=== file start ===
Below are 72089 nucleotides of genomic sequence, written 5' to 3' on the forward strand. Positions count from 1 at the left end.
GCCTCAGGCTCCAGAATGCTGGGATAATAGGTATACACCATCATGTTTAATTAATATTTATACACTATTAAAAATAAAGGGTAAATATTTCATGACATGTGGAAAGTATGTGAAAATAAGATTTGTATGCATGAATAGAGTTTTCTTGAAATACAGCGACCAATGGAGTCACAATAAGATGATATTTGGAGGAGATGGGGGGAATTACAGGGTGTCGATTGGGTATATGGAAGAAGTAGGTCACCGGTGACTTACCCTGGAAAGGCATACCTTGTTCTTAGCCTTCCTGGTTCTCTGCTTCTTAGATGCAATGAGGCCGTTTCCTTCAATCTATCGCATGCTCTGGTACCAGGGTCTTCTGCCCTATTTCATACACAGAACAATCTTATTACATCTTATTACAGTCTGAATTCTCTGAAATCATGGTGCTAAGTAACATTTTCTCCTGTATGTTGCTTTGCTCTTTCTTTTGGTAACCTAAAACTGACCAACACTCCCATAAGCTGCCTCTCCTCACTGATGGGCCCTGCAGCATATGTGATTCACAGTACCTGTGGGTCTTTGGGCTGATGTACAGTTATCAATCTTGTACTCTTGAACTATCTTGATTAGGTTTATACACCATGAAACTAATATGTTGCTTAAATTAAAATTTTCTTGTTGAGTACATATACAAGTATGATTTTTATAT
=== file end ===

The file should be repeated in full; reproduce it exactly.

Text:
Below are 72089 nucleotides of genomic sequence, written 5' to 3' on the forward strand. Positions count from 1 at the left end.
GCCTCAGGCTCCAGAATGCTGGGATAATAGGTATACACCATCATGTTTAATTAATATTTATACACTATTAAAAATAAAGGGTAAATATTTCATGACATGTGGAAAGTATGTGAAAATAAGATTTGTATGCATGAATAGAGTTTTCTTGAAATACAGCGACCAATGGAGTCACAATAAGATGATATTTGGAGGAGATGGGGGGAATTACAGGGTGTCGATTGGGTATATGGAAGAAGTAGGTCACCGGTGACTTACCCTGGAAAGGCATACCTTGTTCTTAGCCTTCCTGGTTCTCTGCTTCTTAGATGCAATGAGGCCGTTTCCTTCAATCTATCGCATGCTCTGGTACCAGGGTCTTCTGCCCTATTTCATACACAGAACAATCTTATTACATCTTATTACAGTCTGAATTCTCTGAAATCATGGTGCTAAGTAACATTTTCTCCTGTATGTTGCTTTGCTCTTTCTTTTGGTAACCTAAAACTGACCAACACTCCCATAAGCTGCCTCTCCTCACTGATGGGCCCTGCAGCATATGTGATTCACAGTACCTGTGGGTCTTTGGGCTGATGTACAGTTATCAATCTTGTACTCTTGAACTATCTTGATTAGGTTTATACACCATGAAACTAATATGTTGCTTAAATTAAAATTTTCTTGTTGAGTACATATACAAGTATGATTTTTATAT